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1620b Preventive interventions to assist workers to stay at work: workers’ health surveillance (whs) as example
  1. Judith K Sluiter1,2
  1. 1Academic Medical Centre, Coronel Institute of Occupational Health, Amsterdam, The Netherlands
  2. 2Amsterdam Public Health research institute, Amsterdam, The Netherlands


Introduction WHS is a preventive periodical strategy to monitor the work-relevant aspects of health in specific groups of workers. The idea is that occupational health professionals could signal individual problems that could lead to a decrease in work ability, and intervene timely on those aspects. In the Netherlands, specific guidelines exist for occupational physicians on this topic. Examples will be provided to give more insight in the relevance and effects of this strategy.

Methods For four specific jobs (doctors, nurses, construction workers, ambulance workers), job-specific WHS was developed and implemented in research and/or practice. The prevalence of signalled problems and workers’ experiences with the WHS were researched, calculated and will be reported upon in detail.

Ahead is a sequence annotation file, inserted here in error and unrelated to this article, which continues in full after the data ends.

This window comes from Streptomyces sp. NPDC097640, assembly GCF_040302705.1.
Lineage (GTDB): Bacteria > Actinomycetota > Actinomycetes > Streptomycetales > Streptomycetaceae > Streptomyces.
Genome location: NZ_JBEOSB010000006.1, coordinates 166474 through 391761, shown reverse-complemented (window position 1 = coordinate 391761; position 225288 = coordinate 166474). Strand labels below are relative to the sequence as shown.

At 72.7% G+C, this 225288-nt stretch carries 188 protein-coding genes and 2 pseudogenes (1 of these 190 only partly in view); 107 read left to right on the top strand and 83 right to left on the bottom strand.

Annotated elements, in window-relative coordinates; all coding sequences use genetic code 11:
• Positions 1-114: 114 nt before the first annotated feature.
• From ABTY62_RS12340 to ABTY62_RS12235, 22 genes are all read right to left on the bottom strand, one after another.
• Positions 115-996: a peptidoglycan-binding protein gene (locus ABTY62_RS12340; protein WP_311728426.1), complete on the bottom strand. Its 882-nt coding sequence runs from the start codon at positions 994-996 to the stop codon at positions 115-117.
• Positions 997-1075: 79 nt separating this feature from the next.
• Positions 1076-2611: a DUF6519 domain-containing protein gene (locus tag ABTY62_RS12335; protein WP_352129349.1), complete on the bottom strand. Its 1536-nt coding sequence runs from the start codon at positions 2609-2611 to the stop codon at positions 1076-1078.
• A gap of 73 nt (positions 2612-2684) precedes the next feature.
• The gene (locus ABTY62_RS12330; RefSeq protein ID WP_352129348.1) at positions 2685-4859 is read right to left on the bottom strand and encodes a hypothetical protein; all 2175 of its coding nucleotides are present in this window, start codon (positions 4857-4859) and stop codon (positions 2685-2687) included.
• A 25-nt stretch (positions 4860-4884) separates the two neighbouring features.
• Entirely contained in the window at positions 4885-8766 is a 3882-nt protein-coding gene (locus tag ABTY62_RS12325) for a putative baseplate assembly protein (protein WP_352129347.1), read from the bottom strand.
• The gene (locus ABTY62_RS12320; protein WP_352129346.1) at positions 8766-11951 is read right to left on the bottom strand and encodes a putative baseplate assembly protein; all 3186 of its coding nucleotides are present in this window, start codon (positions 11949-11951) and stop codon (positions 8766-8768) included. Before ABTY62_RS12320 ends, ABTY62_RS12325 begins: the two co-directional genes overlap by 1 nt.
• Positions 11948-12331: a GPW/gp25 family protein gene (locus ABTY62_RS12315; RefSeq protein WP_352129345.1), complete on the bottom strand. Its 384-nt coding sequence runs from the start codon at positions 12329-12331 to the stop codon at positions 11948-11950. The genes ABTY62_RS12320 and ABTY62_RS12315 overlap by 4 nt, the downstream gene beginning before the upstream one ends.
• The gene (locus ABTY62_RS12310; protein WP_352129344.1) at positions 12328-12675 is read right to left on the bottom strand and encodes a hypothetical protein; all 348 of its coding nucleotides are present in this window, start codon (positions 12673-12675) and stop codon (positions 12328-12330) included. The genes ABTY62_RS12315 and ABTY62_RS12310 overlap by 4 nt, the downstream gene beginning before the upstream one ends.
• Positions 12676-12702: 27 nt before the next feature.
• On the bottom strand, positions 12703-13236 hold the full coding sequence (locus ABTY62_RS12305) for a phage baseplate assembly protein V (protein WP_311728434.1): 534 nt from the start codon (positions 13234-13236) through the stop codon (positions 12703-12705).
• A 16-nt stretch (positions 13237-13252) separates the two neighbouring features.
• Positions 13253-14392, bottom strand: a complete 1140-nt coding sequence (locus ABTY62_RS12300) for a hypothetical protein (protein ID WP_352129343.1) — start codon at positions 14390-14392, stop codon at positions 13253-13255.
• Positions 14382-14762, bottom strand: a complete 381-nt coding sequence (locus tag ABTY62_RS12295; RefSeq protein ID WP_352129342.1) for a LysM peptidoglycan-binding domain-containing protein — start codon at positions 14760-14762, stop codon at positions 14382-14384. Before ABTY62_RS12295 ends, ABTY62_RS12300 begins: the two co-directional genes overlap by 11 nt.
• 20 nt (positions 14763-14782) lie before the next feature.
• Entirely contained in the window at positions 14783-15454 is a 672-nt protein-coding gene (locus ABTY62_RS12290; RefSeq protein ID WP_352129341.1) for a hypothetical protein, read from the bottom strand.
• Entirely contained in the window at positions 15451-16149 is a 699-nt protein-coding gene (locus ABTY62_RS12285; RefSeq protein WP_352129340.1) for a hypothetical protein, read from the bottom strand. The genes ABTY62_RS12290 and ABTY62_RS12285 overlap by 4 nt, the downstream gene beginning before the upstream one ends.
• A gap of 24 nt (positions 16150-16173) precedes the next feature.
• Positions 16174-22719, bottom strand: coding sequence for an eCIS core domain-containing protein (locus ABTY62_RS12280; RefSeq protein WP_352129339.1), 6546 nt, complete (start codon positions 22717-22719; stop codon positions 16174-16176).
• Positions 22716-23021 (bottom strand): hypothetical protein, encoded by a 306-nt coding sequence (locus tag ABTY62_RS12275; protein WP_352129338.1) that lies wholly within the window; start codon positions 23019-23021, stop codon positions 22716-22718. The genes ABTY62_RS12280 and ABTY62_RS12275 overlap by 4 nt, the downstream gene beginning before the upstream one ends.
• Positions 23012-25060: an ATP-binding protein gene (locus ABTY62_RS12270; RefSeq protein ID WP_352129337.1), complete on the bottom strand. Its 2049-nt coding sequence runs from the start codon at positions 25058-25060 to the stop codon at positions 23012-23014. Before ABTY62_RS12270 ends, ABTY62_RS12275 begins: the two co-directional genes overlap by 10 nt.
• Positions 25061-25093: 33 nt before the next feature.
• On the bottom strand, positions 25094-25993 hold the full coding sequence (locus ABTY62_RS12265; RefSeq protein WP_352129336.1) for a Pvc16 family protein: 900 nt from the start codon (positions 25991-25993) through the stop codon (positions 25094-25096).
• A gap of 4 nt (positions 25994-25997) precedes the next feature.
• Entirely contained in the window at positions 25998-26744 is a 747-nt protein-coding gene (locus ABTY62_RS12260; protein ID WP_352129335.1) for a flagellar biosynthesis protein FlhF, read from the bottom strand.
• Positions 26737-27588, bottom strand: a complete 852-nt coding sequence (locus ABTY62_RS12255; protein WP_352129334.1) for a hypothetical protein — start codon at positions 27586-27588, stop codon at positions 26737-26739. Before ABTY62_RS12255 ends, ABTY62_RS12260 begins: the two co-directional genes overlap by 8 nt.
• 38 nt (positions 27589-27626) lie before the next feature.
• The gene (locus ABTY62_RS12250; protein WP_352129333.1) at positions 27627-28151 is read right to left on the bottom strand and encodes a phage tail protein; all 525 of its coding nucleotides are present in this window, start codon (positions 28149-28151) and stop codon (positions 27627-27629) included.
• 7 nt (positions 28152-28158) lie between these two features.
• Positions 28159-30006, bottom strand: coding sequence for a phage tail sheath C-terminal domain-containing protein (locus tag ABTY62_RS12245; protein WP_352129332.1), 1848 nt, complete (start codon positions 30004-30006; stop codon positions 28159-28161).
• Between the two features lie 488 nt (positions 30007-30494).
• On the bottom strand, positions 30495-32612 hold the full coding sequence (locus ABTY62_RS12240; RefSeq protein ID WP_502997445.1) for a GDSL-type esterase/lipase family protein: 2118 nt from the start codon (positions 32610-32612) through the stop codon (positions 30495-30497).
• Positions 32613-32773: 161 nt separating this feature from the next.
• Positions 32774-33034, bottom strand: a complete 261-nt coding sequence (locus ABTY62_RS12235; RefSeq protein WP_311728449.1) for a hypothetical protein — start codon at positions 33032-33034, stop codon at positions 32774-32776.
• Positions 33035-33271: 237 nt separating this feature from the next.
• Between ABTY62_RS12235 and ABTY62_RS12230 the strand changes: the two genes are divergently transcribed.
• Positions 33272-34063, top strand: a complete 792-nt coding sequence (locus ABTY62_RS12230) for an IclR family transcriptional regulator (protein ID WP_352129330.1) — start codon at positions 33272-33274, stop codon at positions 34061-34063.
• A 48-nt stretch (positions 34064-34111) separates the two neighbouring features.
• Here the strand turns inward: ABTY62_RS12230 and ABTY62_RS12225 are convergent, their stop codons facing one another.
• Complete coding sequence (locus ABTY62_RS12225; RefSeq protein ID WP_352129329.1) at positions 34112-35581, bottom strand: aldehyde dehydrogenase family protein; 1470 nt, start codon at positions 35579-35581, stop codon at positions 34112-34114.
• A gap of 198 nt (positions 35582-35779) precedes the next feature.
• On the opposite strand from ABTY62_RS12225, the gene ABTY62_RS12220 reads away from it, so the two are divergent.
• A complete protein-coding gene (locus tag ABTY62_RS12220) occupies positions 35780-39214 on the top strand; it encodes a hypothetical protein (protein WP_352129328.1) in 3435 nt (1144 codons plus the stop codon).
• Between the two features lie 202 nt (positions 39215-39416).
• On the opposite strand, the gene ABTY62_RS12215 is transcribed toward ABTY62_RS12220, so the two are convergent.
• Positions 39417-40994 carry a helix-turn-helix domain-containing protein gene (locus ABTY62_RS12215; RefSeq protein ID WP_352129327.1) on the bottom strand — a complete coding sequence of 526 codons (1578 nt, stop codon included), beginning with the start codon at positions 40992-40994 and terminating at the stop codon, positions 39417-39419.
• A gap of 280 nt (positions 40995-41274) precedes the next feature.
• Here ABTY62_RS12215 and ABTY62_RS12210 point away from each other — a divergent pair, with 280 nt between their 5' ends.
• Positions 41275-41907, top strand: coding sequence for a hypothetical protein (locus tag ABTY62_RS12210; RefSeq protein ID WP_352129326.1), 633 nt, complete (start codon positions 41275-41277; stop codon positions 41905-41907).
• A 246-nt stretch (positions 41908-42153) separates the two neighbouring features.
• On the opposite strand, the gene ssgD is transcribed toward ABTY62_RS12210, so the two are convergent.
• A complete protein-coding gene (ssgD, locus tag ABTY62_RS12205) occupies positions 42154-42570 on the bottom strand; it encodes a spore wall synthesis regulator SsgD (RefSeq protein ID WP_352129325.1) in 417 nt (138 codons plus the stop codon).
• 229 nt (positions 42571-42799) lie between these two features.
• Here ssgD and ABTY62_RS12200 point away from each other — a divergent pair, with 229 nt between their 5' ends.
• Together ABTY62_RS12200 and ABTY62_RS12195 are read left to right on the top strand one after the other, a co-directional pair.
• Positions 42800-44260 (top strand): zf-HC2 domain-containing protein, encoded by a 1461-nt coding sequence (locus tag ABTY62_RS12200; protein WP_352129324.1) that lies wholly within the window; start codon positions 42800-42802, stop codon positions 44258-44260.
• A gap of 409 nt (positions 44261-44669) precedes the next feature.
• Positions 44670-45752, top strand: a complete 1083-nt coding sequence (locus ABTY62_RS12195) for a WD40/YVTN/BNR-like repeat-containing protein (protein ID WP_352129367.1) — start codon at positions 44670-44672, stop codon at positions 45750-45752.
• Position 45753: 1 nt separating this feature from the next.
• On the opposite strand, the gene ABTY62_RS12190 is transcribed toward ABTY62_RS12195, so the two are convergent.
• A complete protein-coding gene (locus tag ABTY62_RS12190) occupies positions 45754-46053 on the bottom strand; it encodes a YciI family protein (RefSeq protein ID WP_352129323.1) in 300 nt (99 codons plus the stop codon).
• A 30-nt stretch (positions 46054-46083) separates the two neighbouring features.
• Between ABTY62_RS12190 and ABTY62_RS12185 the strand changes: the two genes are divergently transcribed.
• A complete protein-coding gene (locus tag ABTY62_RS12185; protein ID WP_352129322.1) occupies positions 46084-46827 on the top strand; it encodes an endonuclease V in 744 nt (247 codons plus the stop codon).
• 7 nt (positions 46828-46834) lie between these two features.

Result The WHS for hospital doctors was developed, feasibility was tested and the doctors were satisfied with the process, would participate again and had the impression the WHS could improve their future work ability. In nurses, two strategies of WHS were studied in an RCT and effects on work-functioning was tested: the WHS performed by occupational physicians was cost-effective on work-functioning compared to an e-WHS. In construction workers, a controlled study compared a job-specific WHS with the classic form and it was shown that workers more often undertook action or sought for specific after the job-specific WHS. The WHS for ambulance workers was implemented on a national level and high prevalence of job-specific health problems were found.

Discussion The positive and negative experiences with job-specific WHS as preventive strategy will be shown.

  • workers’ health
  • prevention
  • ageing

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